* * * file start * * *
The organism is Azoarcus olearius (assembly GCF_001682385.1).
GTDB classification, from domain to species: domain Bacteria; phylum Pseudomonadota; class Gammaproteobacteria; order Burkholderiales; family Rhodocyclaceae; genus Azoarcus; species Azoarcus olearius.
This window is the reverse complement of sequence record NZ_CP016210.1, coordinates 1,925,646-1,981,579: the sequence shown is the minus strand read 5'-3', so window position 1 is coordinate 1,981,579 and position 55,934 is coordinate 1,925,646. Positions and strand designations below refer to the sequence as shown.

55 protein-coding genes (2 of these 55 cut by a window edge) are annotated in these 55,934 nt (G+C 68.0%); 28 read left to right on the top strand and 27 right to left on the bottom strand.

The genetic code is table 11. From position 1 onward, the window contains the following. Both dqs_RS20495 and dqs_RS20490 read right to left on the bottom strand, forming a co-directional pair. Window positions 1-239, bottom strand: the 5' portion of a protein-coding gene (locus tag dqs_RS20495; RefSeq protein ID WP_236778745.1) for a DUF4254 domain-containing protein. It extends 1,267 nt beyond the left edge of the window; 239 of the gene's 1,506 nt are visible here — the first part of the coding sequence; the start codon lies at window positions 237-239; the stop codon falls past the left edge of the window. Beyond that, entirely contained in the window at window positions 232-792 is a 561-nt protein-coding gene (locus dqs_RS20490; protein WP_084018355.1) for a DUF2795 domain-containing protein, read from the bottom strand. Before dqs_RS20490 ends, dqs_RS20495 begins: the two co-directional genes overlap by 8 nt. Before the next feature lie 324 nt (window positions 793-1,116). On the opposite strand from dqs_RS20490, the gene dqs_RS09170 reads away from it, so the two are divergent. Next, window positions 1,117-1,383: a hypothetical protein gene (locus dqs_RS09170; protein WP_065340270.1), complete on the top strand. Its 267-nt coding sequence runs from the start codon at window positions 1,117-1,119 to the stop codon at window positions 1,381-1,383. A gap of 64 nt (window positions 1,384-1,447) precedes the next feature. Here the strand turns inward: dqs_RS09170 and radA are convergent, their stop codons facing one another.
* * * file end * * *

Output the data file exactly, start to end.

The organism is Azoarcus olearius (assembly GCF_001682385.1).
GTDB classification, from domain to species: domain Bacteria; phylum Pseudomonadota; class Gammaproteobacteria; order Burkholderiales; family Rhodocyclaceae; genus Azoarcus; species Azoarcus olearius.
This window is the reverse complement of sequence record NZ_CP016210.1, coordinates 1,925,646-1,981,579: the sequence shown is the minus strand read 5'-3', so window position 1 is coordinate 1,981,579 and position 55,934 is coordinate 1,925,646. Positions and strand designations below refer to the sequence as shown.

55 protein-coding genes (2 of these 55 cut by a window edge) are annotated in these 55,934 nt (G+C 68.0%); 28 read left to right on the top strand and 27 right to left on the bottom strand.

The genetic code is table 11. From position 1 onward, the window contains the following. Both dqs_RS20495 and dqs_RS20490 read right to left on the bottom strand, forming a co-directional pair. Window positions 1-239, bottom strand: the 5' portion of a protein-coding gene (locus tag dqs_RS20495; RefSeq protein ID WP_236778745.1) for a DUF4254 domain-containing protein. It extends 1,267 nt beyond the left edge of the window; 239 of the gene's 1,506 nt are visible here — the first part of the coding sequence; the start codon lies at window positions 237-239; the stop codon falls past the left edge of the window. Beyond that, entirely contained in the window at window positions 232-792 is a 561-nt protein-coding gene (locus dqs_RS20490; protein WP_084018355.1) for a DUF2795 domain-containing protein, read from the bottom strand. Before dqs_RS20490 ends, dqs_RS20495 begins: the two co-directional genes overlap by 8 nt. Before the next feature lie 324 nt (window positions 793-1,116). On the opposite strand from dqs_RS20490, the gene dqs_RS09170 reads away from it, so the two are divergent. Next, window positions 1,117-1,383: a hypothetical protein gene (locus dqs_RS09170; protein WP_065340270.1), complete on the top strand. Its 267-nt coding sequence runs from the start codon at window positions 1,117-1,119 to the stop codon at window positions 1,381-1,383. A gap of 64 nt (window positions 1,384-1,447) precedes the next feature. Here the strand turns inward: dqs_RS09170 and radA are convergent, their stop codons facing one another.